size: 3
    - name: sc2
      size: 3

In the previous example:

  • initPolicy: Hybrid clusters require that you set this to ScheduleOnly.

  • sshSecret: The Secret that contains SSH keys that authenticate connections to Vertica hosts outside the CR.

  • local: Required. The values persist data to the PersistentVolume (PV). These values must match the directory locations in the Eon Mode database that is associated with the Kubernetes pods.

  • dbName: This value must match the name of the standard Eon Mode database that is associated with this subcluster.

  • subclusters: Definition for each subcluster.

For complete implementation details, see VerticaDB custom resource definition. For details about each setting, see Custom resource definition parameters.

Maintaining quorum

If quorum is lost, you must manually restart the cluster with admintools:

$ /opt/vertica/bin/admintools -t restart_db --database database-name;

For details about maintaining quorum, see Data integrity and high availability in an Eon Mode database.

Scaling the Kubernetes subcluster

When you scale a hybrid cluster, you add nodes from the primary subcluster to the secondary subcluster on Kubernetes.

HDFS with Kerberos authentication

If you are scaling a cluster that authenticates Hadoop file storage (HDFS) data with Kerberos, you must alter the database configuration before you scale.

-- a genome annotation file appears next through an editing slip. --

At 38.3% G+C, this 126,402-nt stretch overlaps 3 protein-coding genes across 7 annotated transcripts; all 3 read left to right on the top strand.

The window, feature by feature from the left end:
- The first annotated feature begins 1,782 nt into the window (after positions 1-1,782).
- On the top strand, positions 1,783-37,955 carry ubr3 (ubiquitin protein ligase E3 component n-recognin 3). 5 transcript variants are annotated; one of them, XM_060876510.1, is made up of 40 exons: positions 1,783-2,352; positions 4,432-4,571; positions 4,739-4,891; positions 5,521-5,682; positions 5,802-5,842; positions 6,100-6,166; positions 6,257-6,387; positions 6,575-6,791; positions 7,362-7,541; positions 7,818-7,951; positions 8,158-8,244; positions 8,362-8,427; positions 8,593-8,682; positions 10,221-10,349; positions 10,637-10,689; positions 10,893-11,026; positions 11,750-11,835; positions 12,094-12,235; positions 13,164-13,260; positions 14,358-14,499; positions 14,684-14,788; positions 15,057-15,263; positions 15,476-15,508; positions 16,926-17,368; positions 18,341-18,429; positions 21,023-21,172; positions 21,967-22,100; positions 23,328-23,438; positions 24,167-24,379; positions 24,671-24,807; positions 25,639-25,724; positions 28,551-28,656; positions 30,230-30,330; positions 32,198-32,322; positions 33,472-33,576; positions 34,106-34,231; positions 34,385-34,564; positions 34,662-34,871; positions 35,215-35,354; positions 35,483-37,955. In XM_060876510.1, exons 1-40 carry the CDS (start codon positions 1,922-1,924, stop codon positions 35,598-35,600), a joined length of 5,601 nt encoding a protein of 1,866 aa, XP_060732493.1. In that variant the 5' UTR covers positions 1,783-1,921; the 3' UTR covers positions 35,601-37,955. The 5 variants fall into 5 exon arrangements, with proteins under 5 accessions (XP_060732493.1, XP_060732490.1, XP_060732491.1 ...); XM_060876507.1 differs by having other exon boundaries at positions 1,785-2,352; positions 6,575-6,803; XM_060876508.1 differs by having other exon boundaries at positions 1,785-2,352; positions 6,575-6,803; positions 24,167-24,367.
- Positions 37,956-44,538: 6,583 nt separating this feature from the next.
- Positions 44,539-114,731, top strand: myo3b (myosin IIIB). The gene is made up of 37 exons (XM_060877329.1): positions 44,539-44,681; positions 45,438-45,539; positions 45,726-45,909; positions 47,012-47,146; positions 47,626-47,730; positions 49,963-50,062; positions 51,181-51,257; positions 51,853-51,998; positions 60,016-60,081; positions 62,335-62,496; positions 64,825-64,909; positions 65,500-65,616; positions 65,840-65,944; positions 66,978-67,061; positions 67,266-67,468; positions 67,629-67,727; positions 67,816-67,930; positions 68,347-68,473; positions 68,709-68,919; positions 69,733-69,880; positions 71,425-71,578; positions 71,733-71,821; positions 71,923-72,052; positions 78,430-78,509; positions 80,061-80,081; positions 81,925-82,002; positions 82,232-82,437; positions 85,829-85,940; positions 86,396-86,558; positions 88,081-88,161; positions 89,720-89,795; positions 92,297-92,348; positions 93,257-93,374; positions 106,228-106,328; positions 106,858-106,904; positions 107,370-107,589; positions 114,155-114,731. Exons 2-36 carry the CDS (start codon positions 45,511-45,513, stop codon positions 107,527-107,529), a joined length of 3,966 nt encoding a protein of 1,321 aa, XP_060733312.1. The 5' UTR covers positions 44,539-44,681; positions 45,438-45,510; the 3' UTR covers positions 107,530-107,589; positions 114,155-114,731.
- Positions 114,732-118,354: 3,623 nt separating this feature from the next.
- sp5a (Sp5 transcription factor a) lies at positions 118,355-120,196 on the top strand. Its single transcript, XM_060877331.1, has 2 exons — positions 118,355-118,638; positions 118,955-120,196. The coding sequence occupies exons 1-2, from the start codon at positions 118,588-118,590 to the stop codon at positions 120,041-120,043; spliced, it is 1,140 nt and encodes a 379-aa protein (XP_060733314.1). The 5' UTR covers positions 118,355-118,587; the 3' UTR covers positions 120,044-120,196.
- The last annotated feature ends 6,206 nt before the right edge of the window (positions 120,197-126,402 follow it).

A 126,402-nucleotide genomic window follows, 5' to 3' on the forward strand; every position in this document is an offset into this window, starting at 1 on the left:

In the default configuration, the Vertica server process running in the Kubernetes pods cannot access the HDFS data due to incorrect permissions on the keytab file mounted in the pod. This requires that you set the KerberosEnableKeytabPermissionCheck Kerberos parameter:

  1. Set the KerberosEnableKeytabPermissionCheck configuration parameter to 0:
    => ALTER DATABASE DEFAULT SET KerberosEnableKeytabPermissionCheck = 0;
    WARNING 4324:  Parameter KerberosEnableKeytabPermissionCheck will not take effect until database restart
  2. Restart the cluster with admintools so that the new setting takes effect:
    $ /opt/vertica/bin/admintools -t restart_db --database database-name;

For additional details about Vertica on Kubernetes and HDFS, see Configuring communal storage.

Scale the subcluster

When you add nodes from the primary subcluster to the secondary subcluster on Kubernetes, you must set up the configuration directory for the new nodes and change operator behavior during the scaling event:

  1. Execute the update_vertica script to set up the configuration directory. Vertica on Kubernetes requires the following configuration options for update_vertica:

    $ /opt/vertica/sbin/update_vertica \
        --accept-eula \
        --add-hosts host-list \
        --dba-user-password dba-user-password \
        --failure-threshold NONE \
        --no-system-configuration \
        --point-to-point \
        --data-dir /data-dir \
        --dba-user dbadmin \
        --no-package-checks \
  2. Set autoRestartVertica to false so that the operator does not interfere with the scaling operation:

    $ kubectl patch vdb database-name --type=merge --patch='{"spec": {"autoRestartVertica": false}}'
  3. Add the new nodes with the admintools db_add_node option:

    $ /opt/vertica/bin/admintools \
     -t db_add_node \
     --hosts host-list \
     --database database-name\
     --subcluster sc-name \

    For details, see Adding and removing nodes from subclusters.

  4. After the scaling operation, set autoRestartVertica back to true:

    $ kubectl patch vdb database-name --type=merge --patch='{"spec": {"autoRestartVertica": true}}'